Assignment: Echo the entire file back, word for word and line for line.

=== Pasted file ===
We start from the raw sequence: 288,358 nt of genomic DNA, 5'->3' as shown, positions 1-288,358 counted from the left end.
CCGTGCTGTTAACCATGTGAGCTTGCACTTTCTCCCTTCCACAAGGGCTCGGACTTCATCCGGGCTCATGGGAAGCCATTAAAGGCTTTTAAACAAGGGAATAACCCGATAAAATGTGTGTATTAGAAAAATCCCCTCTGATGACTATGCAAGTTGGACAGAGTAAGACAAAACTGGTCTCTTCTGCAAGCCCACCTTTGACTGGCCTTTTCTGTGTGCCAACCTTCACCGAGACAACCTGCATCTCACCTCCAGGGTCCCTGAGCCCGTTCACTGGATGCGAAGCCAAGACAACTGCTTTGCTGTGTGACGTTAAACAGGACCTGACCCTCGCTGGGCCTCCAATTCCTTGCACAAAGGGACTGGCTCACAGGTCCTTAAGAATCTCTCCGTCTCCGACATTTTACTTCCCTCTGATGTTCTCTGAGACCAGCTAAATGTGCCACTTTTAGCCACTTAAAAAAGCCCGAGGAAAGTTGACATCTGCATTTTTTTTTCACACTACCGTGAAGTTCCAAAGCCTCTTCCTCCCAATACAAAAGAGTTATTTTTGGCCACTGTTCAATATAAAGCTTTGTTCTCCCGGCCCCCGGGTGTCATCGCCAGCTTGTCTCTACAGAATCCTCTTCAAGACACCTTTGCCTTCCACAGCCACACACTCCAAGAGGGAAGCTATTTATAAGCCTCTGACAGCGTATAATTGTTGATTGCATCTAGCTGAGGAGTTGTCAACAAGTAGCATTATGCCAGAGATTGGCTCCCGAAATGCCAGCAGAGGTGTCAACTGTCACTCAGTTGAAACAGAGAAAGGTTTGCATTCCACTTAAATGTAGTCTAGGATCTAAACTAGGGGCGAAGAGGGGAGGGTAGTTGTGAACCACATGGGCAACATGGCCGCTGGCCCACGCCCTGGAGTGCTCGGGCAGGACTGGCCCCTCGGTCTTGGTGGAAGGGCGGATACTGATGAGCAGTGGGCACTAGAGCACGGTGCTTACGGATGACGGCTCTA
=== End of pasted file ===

We start from the raw sequence: 288,358 nt of genomic DNA, 5'->3' as shown, positions 1-288,358 counted from the left end.
CCGTGCTGTTAACCATGTGAGCTTGCACTTTCTCCCTTCCACAAGGGCTCGGACTTCATCCGGGCTCATGGGAAGCCATTAAAGGCTTTTAAACAAGGGAATAACCCGATAAAATGTGTGTATTAGAAAAATCCCCTCTGATGACTATGCAAGTTGGACAGAGTAAGACAAAACTGGTCTCTTCTGCAAGCCCACCTTTGACTGGCCTTTTCTGTGTGCCAACCTTCACCGAGACAACCTGCATCTCACCTCCAGGGTCCCTGAGCCCGTTCACTGGATGCGAAGCCAAGACAACTGCTTTGCTGTGTGACGTTAAACAGGACCTGACCCTCGCTGGGCCTCCAATTCCTTGCACAAAGGGACTGGCTCACAGGTCCTTAAGAATCTCTCCGTCTCCGACATTTTACTTCCCTCTGATGTTCTCTGAGACCAGCTAAATGTGCCACTTTTAGCCACTTAAAAAAGCCCGAGGAAAGTTGACATCTGCATTTTTTTTTCACACTACCGTGAAGTTCCAAAGCCTCTTCCTCCCAATACAAAAGAGTTATTTTTGGCCACTGTTCAATATAAAGCTTTGTTCTCCCGGCCCCCGGGTGTCATCGCCAGCTTGTCTCTACAGAATCCTCTTCAAGACACCTTTGCCTTCCACAGCCACACACTCCAAGAGGGAAGCTATTTATAAGCCTCTGACAGCGTATAATTGTTGATTGCATCTAGCTGAGGAGTTGTCAACAAGTAGCATTATGCCAGAGATTGGCTCCCGAAATGCCAGCAGAGGTGTCAACTGTCACTCAGTTGAAACAGAGAAAGGTTTGCATTCCACTTAAATGTAGTCTAGGATCTAAACTAGGGGCGAAGAGGGGAGGGTAGTTGTGAACCACATGGGCAACATGGCCGCTGGCCCACGCCCTGGAGTGCTCGGGCAGGACTGGCCCCTCGGTCTTGGTGGAAGGGCGGATACTGATGAGCAGTGGGCACTAGAGCACGGTGCTTACGGATGACGGCTCTA